Monday, 29 February 2016

Knees Up!

As a dancer I have often been told to “work into my knees”, “bend the knees”, “watch your knee alignment” all in an effort to “protect your knees”. Phrases I have also told the dancers I’ve worked with and choreographed. As a dancer you know how important protecting your body is because it is your work. As dancers we watch our alignment, use our calf muscles, bend our knees when we land and work through our feet. Whenever we work in front of mirrors we are watching lines and placements, partly for beauty and partly for safety.

In all the years of battering my body has taken as a dancer and an acrobat I didn’t protect my knees enough somewhere;Well at least my right knee.  Or maybe it was inevitable? Which meant that despite performing and training in a knee guard for the last two years, somewhere between the kilometers I’ve run and the careful stair climbing my knee eventually started becoming very painful. As in I can’t walk around painful. My husband carrying me up the stairs painful.

A trip to a knee surgeon and an MRI scan confirmed that the damage to my cartilage two years ago had worsened. My meniscus, which is essentially the shock absorber in your knee, had also torn and would need to be repaired. Two years ago knee surgery scared the hell out of me. Now…I just wanted to be able to climb the stairs again. I was relieved when I was booked for surgery the week we got back from Europe. I was very optimistic, perhaps because my brother had had a similar surgery and had walked out of the hospital. If all went well I would still be able to make my 1 March musical audition three weeks later.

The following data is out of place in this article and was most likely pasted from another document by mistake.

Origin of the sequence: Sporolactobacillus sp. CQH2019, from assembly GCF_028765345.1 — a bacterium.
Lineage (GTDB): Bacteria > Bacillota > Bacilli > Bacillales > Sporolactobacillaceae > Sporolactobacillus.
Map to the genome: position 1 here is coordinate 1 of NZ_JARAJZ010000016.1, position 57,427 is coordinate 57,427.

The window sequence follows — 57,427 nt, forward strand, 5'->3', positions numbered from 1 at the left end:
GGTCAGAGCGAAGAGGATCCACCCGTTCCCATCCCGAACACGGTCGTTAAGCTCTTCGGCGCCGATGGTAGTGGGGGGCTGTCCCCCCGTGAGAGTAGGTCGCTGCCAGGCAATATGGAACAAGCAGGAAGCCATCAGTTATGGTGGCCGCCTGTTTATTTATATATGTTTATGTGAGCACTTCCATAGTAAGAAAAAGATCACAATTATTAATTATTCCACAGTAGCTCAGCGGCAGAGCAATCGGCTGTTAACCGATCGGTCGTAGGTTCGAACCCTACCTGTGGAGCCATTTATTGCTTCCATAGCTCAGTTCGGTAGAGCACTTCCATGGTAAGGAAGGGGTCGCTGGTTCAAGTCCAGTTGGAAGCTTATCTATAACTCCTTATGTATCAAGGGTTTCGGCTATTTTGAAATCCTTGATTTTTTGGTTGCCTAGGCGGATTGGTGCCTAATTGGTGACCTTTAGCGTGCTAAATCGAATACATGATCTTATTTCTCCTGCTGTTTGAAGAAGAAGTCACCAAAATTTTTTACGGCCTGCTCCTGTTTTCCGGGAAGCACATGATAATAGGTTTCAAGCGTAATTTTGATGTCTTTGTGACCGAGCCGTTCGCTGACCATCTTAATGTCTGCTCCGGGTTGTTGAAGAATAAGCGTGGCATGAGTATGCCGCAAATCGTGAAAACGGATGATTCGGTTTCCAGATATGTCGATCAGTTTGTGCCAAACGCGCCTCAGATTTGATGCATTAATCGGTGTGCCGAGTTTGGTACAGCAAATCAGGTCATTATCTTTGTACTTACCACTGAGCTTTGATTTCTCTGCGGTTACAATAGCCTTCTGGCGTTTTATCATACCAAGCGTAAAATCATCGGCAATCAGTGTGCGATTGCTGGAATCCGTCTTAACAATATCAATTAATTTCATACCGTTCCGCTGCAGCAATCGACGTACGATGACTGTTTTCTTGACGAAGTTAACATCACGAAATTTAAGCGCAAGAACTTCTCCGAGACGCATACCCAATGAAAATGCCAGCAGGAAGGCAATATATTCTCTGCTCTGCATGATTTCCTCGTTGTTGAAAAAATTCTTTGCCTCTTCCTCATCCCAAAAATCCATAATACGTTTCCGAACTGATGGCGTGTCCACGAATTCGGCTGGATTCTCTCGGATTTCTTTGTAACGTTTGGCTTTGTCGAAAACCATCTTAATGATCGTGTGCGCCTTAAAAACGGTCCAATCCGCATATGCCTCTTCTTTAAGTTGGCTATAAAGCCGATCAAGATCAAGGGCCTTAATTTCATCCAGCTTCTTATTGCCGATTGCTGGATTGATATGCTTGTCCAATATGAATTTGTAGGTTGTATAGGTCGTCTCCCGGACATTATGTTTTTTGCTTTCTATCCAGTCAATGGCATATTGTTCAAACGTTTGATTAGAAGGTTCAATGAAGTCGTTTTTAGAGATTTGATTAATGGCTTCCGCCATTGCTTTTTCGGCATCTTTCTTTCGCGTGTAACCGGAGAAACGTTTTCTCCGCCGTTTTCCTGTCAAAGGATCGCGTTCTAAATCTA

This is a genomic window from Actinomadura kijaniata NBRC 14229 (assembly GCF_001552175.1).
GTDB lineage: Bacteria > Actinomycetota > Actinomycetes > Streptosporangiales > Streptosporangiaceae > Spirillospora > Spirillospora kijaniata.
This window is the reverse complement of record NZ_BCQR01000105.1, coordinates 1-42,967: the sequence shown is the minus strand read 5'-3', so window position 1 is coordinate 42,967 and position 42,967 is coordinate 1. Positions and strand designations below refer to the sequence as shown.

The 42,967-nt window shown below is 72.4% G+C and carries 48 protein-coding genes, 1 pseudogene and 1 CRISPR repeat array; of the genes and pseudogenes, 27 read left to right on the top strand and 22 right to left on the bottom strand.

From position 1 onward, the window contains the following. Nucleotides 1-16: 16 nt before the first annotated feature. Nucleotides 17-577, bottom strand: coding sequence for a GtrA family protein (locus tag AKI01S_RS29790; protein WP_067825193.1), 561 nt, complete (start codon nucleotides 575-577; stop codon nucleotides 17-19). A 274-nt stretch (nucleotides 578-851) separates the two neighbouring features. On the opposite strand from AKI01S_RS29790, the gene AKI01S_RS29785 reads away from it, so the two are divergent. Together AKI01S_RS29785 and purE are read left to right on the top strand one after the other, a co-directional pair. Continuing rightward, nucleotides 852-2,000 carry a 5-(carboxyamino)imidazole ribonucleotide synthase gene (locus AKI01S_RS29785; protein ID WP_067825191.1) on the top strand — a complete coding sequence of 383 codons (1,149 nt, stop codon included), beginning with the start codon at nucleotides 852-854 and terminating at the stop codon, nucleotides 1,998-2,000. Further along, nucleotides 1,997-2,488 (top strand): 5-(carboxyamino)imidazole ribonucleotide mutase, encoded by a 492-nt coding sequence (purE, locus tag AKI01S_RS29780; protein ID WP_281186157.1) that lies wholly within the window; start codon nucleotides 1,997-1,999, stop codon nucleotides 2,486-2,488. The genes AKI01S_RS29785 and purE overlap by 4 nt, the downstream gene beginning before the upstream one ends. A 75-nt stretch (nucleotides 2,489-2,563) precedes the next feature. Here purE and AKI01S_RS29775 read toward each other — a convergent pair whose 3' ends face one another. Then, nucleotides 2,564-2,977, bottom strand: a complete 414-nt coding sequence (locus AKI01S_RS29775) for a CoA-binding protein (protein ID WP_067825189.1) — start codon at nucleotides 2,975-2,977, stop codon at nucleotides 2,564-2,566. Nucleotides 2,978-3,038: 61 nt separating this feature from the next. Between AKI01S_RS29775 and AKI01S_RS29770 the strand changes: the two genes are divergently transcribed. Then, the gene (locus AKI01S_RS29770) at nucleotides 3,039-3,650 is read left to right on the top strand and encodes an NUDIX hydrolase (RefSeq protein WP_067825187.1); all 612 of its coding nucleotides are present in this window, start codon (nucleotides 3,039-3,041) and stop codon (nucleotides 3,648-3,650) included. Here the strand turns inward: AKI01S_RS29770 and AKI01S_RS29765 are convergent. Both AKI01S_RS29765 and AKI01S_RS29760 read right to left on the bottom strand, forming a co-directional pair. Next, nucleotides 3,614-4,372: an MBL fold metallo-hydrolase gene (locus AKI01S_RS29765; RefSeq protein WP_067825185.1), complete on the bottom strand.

As I climbed onto the table the surgeon told the team that I was a dancer and they had to get me back on stage.

Before I could be discharged the surgeon came to check on my dressings and to give me feedback on the operation. My knee had been in a far worse condition than they had originally thought. He mercifully only told me about the cyst they had discovered and removed while poking around my knee once they had confirmed that it was benign. It also meant that my recovery would take between six and eight weeks.

“Luckily you’re at home. One of the times it helps to be a freelancer”, the physio said after my first session, referring to the fact that I didn’t need to put extra strain on my leg. I had time to elevate my knee and do my exercises.

My great “luckily” is the fact that I have an amazing husband who can keep me fed with a roof over my head while I spend six to eight weeks recovering unable to work. Not all actors are that lucky. The “luckily” is that I can take the time to allow my knee to recover properly before it has to start earning a living again. Tomorrow is the big '1 March' audition and I’m about as graceful as a T-Rex on the short stretches. I’m able to walk across a safe, level, non-slippery floor. I’m out for tomorrow’s audition, but I’ll be knee-guard free for the next one... for the first time in a long time.

Lastly, a big and public thank you to Melandi Kloppers for staying with me the whole day of my surgery, keeping me company and holding my hand.